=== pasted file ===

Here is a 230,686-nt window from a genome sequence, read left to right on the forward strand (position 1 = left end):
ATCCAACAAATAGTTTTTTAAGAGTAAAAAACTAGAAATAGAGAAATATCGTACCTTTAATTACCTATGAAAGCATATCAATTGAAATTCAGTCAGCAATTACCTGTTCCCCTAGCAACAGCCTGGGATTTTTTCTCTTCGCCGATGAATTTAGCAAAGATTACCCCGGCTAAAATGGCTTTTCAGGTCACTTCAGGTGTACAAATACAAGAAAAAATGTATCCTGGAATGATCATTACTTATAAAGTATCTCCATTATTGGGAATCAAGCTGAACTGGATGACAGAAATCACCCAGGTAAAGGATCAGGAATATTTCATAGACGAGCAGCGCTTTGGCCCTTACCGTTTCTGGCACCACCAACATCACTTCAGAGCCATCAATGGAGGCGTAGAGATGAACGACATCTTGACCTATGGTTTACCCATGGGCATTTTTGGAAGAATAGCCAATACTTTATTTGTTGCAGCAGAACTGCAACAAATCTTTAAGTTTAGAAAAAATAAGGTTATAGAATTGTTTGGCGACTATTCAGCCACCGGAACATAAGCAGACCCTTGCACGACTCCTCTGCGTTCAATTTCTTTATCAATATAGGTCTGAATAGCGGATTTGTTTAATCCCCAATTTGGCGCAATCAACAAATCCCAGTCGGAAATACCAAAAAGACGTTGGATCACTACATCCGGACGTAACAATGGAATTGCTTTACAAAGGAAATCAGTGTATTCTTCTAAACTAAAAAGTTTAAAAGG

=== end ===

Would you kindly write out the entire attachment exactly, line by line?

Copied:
Here is a 230,686-nt window from a genome sequence, read left to right on the forward strand (position 1 = left end):
ATCCAACAAATAGTTTTTTAAGAGTAAAAAACTAGAAATAGAGAAATATCGTACCTTTAATTACCTATGAAAGCATATCAATTGAAATTCAGTCAGCAATTACCTGTTCCCCTAGCAACAGCCTGGGATTTTTTCTCTTCGCCGATGAATTTAGCAAAGATTACCCCGGCTAAAATGGCTTTTCAGGTCACTTCAGGTGTACAAATACAAGAAAAAATGTATCCTGGAATGATCATTACTTATAAAGTATCTCCATTATTGGGAATCAAGCTGAACTGGATGACAGAAATCACCCAGGTAAAGGATCAGGAATATTTCATAGACGAGCAGCGCTTTGGCCCTTACCGTTTCTGGCACCACCAACATCACTTCAGAGCCATCAATGGAGGCGTAGAGATGAACGACATCTTGACCTATGGTTTACCCATGGGCATTTTTGGAAGAATAGCCAATACTTTATTTGTTGCAGCAGAACTGCAACAAATCTTTAAGTTTAGAAAAAATAAGGTTATAGAATTGTTTGGCGACTATTCAGCCACCGGAACATAAGCAGACCCTTGCACGACTCCTCTGCGTTCAATTTCTTTATCAATATAGGTCTGAATAGCGGATTTGTTTAATCCCCAATTTGGCGCAATCAACAAATCCCAGTCGGAAATACCAAAAAGACGTTGGATCACTACATCCGGACGTAACAATGGAATTGCTTTACAAAGGAAATCAGTGTATTCTTCTAAACTAAAAAGTTTAAAAGG